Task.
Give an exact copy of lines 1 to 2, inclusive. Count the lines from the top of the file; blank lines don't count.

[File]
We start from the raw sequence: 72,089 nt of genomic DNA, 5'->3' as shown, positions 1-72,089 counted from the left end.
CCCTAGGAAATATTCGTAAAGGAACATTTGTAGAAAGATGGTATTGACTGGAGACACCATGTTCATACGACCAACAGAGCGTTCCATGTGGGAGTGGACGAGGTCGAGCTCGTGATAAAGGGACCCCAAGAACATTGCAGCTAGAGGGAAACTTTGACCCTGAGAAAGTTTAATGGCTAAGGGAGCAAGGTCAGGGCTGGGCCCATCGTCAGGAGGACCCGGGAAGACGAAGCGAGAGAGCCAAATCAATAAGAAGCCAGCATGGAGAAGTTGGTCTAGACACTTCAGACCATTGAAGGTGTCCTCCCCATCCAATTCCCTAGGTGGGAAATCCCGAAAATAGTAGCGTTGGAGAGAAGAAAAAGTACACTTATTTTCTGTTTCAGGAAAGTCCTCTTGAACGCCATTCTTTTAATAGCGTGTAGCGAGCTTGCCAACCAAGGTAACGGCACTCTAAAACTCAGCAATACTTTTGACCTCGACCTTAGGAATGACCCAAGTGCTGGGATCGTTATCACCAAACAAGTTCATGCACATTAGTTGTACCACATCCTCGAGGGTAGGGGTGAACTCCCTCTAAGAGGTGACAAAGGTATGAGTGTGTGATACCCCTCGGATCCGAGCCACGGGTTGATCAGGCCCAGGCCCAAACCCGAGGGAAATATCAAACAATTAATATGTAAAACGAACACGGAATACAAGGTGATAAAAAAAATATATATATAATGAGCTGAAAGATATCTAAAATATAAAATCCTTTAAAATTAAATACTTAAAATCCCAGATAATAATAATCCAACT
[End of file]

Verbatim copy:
We start from the raw sequence: 72,089 nt of genomic DNA, 5'->3' as shown, positions 1-72,089 counted from the left end.
CCCTAGGAAATATTCGTAAAGGAACATTTGTAGAAAGATGGTATTGACTGGAGACACCATGTTCATACGACCAACAGAGCGTTCCATGTGGGAGTGGACGAGGTCGAGCTCGTGATAAAGGGACCCCAAGAACATTGCAGCTAGAGGGAAACTTTGACCCTGAGAAAGTTTAATGGCTAAGGGAGCAAGGTCAGGGCTGGGCCCATCGTCAGGAGGACCCGGGAAGACGAAGCGAGAGAGCCAAATCAATAAGAAGCCAGCATGGAGAAGTTGGTCTAGACACTTCAGACCATTGAAGGTGTCCTCCCCATCCAATTCCCTAGGTGGGAAATCCCGAAAATAGTAGCGTTGGAGAGAAGAAAAAGTACACTTATTTTCTGTTTCAGGAAAGTCCTCTTGAACGCCATTCTTTTAATAGCGTGTAGCGAGCTTGCCAACCAAGGTAACGGCACTCTAAAACTCAGCAATACTTTTGACCTCGACCTTAGGAATGACCCAAGTGCTGGGATCGTTATCACCAAACAAGTTCATGCACATTAGTTGTACCACATCCTCGAGGGTAGGGGTGAACTCCCTCTAAGAGGTGACAAAGGTATGAGTGTGTGATACCCCTCGGATCCGAGCCACGGGTTGATCAGGCCCAGGCCCAAACCCGAGGGAAATATCAAACAATTAATATGTAAAACGAACACGGAATACAAGGTGATAAAAAAAATATATATATAATGAGCTGAAAGATATCTAAAATATAAAATCCTTTAAAATTAAATACTTAAAATCCCAGATAATAATAATCCAACT